|South German School, A Fox-Tossing Match With Elegant Company Spectating. 18th Century, oil on canvas. Christie's, London. Old Master Pictures. October 29, 1999. [auction catalog].|
To begin, you need a number of foxes. They would be caught and kept in small boxes. Then in a field, an area would be enclosed with thick canvas. This was a sport that court ladies took a large part in, (yes ladies could play!) and it requires teams of two. Sometimes two ladies would team up and sometimes couples would be a team. Teams that were made up of couples had the tendency to be very competitive with their husband and wife rivals.
|Detail from A Fox-Tossing Match With Elegant Company Spectating|
The panicked creatures would spring from their dark box, into the sun and surrounded by the noisy onlookers. They ran between the team mates leaping over the canvas slings which lay on the ground. This was a sport of skill and coordination. At just the right moment, as a fox leaped over the canvas sling, both team members needed to give a great tug on their end, tightening the sling between them, and if done properly catching the fox at the right moment so it was propelled upwards into the air.
|Adolf Van Der Laan (1684/90-1742/55), Fox tossing: Elegante Dwarfs Playing in a Garden on the Occasion. 18th century, ink (grey), grey wash, pen, pencil/paper. Christie's, Amsterdam. Old Master Drawings. November 10, 1999. p. 58 [auction catalog].|
With enough practice you could toss a fox quite high, a team of men could get a fox up to twenty five feet in the air. (over 7.6 meters!)
"'At the Saxon court, which was then the most pleasure-loving in Germany, Elector Frederick Augustus....was the first to introduce this amusement. This monarch, while mentally one of the most vacillating of rulers, was physically one of the strongest men of any age...It was he...who introduced heavier animals, such as two-year-old wild boars and even wolves. At a famous fox-tossing in Dresden there were tossed 687 foxes, 533 hares, 34 badgers, 21 wild cats, and at the end 34 young wild boars and 3 wolves were turned into the enclosure "to the great delectation of the cavaliers, but to the terror of the noble ladies, among whose hoop-skirts the wild boars committed great havoc, to the endless mirth of the assembled company". That injuries on such occasions were not infrequent need hardly be mentioned, and more than one young tosser was marked for life by the claws of a wild cat or the tusks of a young boar."¹The sport later morphed, and ladies and gentlemen dressed up in masquerade like clothing to participate. Even the foxes were dressed in costume, with tinsel and fabric. Some were disguised as unpopular persons of the time. After these elaborate games (or would you say shows?) the members of the court would have a masquerade ball or extravagant play. Quite the sporting experience.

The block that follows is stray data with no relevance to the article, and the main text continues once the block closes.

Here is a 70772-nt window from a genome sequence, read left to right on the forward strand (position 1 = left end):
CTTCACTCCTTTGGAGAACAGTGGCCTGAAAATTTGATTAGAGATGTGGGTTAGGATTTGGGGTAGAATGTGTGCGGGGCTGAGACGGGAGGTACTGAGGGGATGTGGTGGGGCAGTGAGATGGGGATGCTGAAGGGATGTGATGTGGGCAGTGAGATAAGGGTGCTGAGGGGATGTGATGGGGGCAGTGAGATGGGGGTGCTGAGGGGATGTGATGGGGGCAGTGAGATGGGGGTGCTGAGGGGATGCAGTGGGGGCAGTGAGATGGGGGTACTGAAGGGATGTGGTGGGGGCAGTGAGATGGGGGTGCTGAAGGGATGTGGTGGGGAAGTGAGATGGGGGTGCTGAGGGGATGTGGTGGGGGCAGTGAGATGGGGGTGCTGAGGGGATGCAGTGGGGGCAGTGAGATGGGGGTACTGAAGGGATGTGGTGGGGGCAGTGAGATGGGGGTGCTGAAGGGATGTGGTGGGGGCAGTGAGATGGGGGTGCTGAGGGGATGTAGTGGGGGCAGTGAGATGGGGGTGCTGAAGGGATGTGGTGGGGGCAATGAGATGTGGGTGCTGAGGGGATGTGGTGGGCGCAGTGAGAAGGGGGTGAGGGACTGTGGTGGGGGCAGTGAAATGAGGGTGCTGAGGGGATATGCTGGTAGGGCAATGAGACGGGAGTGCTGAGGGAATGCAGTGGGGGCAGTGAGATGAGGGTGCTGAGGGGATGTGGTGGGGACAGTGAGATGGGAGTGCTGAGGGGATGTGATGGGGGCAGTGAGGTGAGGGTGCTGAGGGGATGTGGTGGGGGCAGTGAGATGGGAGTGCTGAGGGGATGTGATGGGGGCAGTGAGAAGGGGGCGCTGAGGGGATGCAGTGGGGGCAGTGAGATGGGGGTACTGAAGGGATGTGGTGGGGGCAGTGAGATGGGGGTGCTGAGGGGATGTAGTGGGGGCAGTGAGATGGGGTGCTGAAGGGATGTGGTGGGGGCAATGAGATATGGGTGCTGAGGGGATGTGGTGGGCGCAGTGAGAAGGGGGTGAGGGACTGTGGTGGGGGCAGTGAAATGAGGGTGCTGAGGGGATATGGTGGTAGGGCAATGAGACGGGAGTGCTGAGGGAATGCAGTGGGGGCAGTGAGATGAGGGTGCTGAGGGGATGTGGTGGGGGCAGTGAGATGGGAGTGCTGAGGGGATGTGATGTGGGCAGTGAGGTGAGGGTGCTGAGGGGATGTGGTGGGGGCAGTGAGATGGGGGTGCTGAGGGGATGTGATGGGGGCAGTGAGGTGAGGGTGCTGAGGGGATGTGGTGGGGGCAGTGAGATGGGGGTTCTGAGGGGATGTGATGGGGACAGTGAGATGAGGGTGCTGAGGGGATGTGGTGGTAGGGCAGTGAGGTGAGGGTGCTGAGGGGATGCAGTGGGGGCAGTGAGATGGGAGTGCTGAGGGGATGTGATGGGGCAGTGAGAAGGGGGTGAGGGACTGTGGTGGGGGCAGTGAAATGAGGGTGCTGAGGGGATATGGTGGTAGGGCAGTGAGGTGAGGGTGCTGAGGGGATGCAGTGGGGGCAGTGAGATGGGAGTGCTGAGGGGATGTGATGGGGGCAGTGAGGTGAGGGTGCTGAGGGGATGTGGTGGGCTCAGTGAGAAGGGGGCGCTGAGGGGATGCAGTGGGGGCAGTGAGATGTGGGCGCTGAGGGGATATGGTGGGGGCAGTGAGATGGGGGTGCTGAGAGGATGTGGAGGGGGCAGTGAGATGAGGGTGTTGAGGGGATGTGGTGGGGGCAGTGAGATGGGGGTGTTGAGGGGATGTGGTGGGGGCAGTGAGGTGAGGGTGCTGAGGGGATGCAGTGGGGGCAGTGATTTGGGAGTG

¹Christie's, London. Old Master Pictures. October 29, 1999. [auction catalog].